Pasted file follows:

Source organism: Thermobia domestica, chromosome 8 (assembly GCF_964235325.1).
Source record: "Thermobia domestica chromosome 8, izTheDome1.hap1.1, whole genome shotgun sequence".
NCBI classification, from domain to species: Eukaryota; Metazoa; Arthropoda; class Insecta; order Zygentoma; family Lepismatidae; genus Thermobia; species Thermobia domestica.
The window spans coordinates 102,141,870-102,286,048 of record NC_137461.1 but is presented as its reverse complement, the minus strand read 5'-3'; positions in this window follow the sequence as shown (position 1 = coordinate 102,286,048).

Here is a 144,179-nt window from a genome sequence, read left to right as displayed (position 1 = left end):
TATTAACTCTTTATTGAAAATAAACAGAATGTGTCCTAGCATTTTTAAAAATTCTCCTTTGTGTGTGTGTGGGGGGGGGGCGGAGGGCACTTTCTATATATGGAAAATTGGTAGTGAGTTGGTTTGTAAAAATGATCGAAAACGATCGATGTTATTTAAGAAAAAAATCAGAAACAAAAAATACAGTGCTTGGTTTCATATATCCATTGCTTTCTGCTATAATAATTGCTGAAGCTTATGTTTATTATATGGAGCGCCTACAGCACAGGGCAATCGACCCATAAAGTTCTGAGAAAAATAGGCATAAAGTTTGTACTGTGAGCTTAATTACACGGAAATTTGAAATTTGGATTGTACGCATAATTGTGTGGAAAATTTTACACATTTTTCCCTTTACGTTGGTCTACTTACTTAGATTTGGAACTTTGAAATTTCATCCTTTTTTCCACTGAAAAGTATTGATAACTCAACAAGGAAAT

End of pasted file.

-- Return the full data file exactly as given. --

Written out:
Source organism: Thermobia domestica, chromosome 8 (assembly GCF_964235325.1).
Source record: "Thermobia domestica chromosome 8, izTheDome1.hap1.1, whole genome shotgun sequence".
NCBI classification, from domain to species: Eukaryota; Metazoa; Arthropoda; class Insecta; order Zygentoma; family Lepismatidae; genus Thermobia; species Thermobia domestica.
The window spans coordinates 102,141,870-102,286,048 of record NC_137461.1 but is presented as its reverse complement, the minus strand read 5'-3'; positions in this window follow the sequence as shown (position 1 = coordinate 102,286,048).

Here is a 144,179-nt window from a genome sequence, read left to right as displayed (position 1 = left end):
TATTAACTCTTTATTGAAAATAAACAGAATGTGTCCTAGCATTTTTAAAAATTCTCCTTTGTGTGTGTGTGGGGGGGGGGCGGAGGGCACTTTCTATATATGGAAAATTGGTAGTGAGTTGGTTTGTAAAAATGATCGAAAACGATCGATGTTATTTAAGAAAAAAATCAGAAACAAAAAATACAGTGCTTGGTTTCATATATCCATTGCTTTCTGCTATAATAATTGCTGAAGCTTATGTTTATTATATGGAGCGCCTACAGCACAGGGCAATCGACCCATAAAGTTCTGAGAAAAATAGGCATAAAGTTTGTACTGTGAGCTTAATTACACGGAAATTTGAAATTTGGATTGTACGCATAATTGTGTGGAAAATTTTACACATTTTTCCCTTTACGTTGGTCTACTTACTTAGATTTGGAACTTTGAAATTTCATCCTTTTTTCCACTGAAAAGTATTGATAACTCAACAAGGAAAT